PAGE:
Which are the commonest species in Britain?
The answer to Dr M’s question depends on what Dr M means by “common” and what Dr M means by “Britain“!
One invaluable source of information which helped Dr M with this particular botanical conundrum (and many others too!) is the New Atlas of the British and Irish Flora published by Oxford University Press as a large (and very heavy!) hard copy volume in 2002. This beautiful volume includes descriptions and distribution maps (“dot maps”) for 1486 native vascular plant species and almost 1000 additional introduced and naturalised species in England, Wales, Scotland, Northern and Southern Ireland, the Isle of Man and the Channel Islands. The maps are the result of meticulous botanical recording carried out over many decades (the first Atlas was published in the 1960s) but most recently coordinated and carried out by staff at the Centre for Ecology and Hydrology (CEH) and Botanical Society of the British Isles (BSBI) and an army of professional and amateur botanists who make up the Vice-county recorders of the BSBI.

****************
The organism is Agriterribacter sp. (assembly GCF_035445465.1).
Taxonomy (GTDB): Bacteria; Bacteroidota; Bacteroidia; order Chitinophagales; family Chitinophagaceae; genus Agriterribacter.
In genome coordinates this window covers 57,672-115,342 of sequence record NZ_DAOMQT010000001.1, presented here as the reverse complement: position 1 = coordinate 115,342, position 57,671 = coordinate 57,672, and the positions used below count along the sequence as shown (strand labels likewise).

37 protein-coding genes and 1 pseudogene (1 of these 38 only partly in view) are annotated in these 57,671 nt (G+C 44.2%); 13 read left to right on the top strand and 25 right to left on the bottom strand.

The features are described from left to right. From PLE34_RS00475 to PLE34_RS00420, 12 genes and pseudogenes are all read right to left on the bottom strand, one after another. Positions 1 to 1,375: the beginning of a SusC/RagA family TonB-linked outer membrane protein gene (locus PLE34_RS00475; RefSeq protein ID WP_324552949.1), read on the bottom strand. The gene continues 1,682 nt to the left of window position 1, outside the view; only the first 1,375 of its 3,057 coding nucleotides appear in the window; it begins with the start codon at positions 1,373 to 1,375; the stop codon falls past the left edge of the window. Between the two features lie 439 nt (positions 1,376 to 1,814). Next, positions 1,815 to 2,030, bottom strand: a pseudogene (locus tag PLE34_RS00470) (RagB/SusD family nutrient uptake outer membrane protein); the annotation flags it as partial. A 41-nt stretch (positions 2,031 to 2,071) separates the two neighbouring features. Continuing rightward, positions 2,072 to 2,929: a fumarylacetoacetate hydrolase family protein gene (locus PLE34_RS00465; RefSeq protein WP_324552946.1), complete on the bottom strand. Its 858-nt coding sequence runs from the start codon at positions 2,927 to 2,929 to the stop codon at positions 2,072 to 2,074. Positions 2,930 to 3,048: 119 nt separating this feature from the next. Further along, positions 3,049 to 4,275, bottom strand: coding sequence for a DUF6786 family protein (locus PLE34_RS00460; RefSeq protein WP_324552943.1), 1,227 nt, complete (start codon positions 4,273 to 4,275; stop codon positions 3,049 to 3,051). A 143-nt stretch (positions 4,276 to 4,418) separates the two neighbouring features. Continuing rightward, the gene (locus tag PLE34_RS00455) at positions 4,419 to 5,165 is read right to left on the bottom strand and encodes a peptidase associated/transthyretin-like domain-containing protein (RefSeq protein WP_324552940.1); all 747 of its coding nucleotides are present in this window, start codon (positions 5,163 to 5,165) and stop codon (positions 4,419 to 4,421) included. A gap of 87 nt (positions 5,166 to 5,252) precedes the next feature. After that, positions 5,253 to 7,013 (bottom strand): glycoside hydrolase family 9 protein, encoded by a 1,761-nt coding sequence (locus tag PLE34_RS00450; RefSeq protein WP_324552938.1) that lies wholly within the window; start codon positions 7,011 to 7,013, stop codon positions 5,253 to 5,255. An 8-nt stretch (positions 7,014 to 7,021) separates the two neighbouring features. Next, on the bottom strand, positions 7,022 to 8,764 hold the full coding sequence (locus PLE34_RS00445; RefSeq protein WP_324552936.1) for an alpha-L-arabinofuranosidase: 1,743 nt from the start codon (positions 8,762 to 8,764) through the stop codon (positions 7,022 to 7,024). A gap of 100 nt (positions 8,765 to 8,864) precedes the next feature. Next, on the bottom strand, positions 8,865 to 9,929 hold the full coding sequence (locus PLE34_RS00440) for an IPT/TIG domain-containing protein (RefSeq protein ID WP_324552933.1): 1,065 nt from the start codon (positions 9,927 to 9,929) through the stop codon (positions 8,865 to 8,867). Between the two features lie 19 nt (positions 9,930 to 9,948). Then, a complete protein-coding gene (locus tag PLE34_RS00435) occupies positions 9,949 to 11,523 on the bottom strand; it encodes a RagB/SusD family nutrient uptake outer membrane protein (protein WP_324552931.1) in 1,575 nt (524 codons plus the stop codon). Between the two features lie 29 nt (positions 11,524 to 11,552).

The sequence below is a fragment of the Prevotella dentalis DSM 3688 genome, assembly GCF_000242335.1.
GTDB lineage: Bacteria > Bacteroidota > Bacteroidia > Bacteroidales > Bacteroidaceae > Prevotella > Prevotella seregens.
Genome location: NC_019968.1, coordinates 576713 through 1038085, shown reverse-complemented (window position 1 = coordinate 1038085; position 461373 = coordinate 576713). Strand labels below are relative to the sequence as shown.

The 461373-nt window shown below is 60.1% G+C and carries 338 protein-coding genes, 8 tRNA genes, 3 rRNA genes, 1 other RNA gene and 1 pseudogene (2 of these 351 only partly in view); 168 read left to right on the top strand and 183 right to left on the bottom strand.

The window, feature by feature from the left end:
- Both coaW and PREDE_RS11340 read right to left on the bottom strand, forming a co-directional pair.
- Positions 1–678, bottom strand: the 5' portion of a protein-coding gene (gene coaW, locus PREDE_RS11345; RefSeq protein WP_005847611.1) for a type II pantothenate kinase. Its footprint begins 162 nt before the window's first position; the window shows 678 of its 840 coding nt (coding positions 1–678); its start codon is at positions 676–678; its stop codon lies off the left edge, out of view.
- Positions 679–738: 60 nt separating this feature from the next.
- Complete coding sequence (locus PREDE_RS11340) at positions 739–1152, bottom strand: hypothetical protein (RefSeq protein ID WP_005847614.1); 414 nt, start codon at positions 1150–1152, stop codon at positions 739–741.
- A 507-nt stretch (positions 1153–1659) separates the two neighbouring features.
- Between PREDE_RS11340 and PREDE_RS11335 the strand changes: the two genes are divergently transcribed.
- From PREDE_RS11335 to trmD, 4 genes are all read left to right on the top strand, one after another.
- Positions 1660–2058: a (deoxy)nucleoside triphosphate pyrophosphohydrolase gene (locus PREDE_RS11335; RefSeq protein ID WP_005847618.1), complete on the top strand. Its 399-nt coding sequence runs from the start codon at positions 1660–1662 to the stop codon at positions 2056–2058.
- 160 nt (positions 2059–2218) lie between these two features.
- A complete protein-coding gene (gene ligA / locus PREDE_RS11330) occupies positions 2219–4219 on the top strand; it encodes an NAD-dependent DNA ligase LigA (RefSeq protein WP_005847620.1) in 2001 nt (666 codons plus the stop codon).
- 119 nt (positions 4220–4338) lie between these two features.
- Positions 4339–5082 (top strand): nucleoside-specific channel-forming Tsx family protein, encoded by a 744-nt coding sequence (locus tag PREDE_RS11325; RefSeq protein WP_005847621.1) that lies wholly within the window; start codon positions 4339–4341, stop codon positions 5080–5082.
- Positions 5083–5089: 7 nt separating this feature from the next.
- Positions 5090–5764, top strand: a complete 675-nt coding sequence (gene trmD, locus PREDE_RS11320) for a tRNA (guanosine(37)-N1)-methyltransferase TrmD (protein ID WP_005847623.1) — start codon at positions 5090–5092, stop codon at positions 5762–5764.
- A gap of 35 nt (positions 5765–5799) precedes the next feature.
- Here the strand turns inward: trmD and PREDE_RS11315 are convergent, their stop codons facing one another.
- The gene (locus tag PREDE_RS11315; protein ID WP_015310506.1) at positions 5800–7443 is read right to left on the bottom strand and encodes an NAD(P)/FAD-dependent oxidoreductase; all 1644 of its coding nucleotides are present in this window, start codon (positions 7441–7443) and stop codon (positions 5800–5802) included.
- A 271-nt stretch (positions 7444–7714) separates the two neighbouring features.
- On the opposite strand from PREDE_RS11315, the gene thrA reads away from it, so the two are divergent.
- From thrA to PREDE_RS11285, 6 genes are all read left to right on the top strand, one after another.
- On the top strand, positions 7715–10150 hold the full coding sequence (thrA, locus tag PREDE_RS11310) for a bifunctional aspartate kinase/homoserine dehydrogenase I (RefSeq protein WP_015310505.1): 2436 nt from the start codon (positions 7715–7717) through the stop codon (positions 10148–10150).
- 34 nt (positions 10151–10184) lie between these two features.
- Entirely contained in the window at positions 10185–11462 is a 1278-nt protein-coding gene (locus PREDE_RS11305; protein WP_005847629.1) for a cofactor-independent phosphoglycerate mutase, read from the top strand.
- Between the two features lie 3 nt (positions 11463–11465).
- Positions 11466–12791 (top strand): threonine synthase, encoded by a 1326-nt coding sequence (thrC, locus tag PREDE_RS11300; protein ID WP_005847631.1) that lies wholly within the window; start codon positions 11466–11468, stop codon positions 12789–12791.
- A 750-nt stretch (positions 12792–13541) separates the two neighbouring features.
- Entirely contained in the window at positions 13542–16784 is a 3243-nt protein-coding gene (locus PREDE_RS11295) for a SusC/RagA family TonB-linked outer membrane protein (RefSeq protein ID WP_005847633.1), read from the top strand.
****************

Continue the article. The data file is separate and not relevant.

The Online Atlas of the British and Irish Flora includes more species (over 4000 in total) and more up-to-date information and so is the best source for information on distribution and status of British plant species. Spare moments at a computer could not be better spent than checking details and distribution of your favourite plant species!
So which are the commonest species? Well by “common” Dr M refers to the Atlas which details presence in the 10 km grid squares of the Ordnance Survey National Grid. So the “commonest” species are the ones which have been recorded in the largest number of grid squares.
And the answer is? Well the featured image gives one example which is the commonest member of the Asteraceae – the humble but beautiful Daisy (Bellis perennis). This has been recorded in a total of 2797 out of the total of 2823 (99%), not bad going for such a wee little plant! No wonder it is such a familiar sight in garden lawns, grassland and disturbed ground everywhere!
But what of the other 29 of the top 30 species? Well that’s for another post! But meanwhile, why not draw up your own list, which do you think are in the top 30? Then you can compare and contrast with Dr M’s list in due course!
Post Script: If you are interested in the history of mapping the British Flora check this link for a BSBI leaflet on 50 Years of Mapping the British and Irish Flora 1962-2012 by Michael Braithwaite & Kevin Walker.